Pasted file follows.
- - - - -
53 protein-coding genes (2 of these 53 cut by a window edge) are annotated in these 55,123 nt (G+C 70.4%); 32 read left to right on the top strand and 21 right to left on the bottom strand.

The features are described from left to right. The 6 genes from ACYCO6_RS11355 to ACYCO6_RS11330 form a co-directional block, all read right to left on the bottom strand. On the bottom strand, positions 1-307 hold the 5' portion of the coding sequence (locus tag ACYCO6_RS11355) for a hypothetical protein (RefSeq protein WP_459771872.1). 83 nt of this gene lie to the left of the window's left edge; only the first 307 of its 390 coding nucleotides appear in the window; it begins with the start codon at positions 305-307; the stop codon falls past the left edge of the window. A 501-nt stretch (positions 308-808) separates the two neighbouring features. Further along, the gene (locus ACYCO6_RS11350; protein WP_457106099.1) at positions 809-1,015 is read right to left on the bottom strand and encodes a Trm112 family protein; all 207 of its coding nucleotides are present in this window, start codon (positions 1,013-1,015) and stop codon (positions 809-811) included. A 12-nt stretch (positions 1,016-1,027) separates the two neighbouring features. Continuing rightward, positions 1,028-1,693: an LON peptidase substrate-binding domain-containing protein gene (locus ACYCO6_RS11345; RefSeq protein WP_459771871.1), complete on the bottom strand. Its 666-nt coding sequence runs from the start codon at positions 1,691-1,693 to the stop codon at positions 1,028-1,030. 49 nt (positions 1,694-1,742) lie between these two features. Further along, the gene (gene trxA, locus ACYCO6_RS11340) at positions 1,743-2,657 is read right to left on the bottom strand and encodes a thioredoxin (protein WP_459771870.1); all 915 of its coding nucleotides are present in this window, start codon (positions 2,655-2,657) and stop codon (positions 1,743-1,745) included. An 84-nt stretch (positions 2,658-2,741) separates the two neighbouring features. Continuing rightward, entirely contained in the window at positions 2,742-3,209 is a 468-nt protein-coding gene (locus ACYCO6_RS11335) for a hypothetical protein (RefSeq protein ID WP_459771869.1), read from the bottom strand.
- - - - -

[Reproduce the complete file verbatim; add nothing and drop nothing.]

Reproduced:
53 protein-coding genes (2 of these 53 cut by a window edge) are annotated in these 55,123 nt (G+C 70.4%); 32 read left to right on the top strand and 21 right to left on the bottom strand.

The features are described from left to right. The 6 genes from ACYCO6_RS11355 to ACYCO6_RS11330 form a co-directional block, all read right to left on the bottom strand. On the bottom strand, positions 1-307 hold the 5' portion of the coding sequence (locus tag ACYCO6_RS11355) for a hypothetical protein (RefSeq protein WP_459771872.1). 83 nt of this gene lie to the left of the window's left edge; only the first 307 of its 390 coding nucleotides appear in the window; it begins with the start codon at positions 305-307; the stop codon falls past the left edge of the window. A 501-nt stretch (positions 308-808) separates the two neighbouring features. Further along, the gene (locus ACYCO6_RS11350; protein WP_457106099.1) at positions 809-1,015 is read right to left on the bottom strand and encodes a Trm112 family protein; all 207 of its coding nucleotides are present in this window, start codon (positions 1,013-1,015) and stop codon (positions 809-811) included. A 12-nt stretch (positions 1,016-1,027) separates the two neighbouring features. Continuing rightward, positions 1,028-1,693: an LON peptidase substrate-binding domain-containing protein gene (locus ACYCO6_RS11345; RefSeq protein WP_459771871.1), complete on the bottom strand. Its 666-nt coding sequence runs from the start codon at positions 1,691-1,693 to the stop codon at positions 1,028-1,030. 49 nt (positions 1,694-1,742) lie between these two features. Further along, the gene (gene trxA, locus ACYCO6_RS11340) at positions 1,743-2,657 is read right to left on the bottom strand and encodes a thioredoxin (protein WP_459771870.1); all 915 of its coding nucleotides are present in this window, start codon (positions 2,655-2,657) and stop codon (positions 1,743-1,745) included. An 84-nt stretch (positions 2,658-2,741) separates the two neighbouring features. Continuing rightward, entirely contained in the window at positions 2,742-3,209 is a 468-nt protein-coding gene (locus ACYCO6_RS11335) for a hypothetical protein (RefSeq protein ID WP_459771869.1), read from the bottom strand.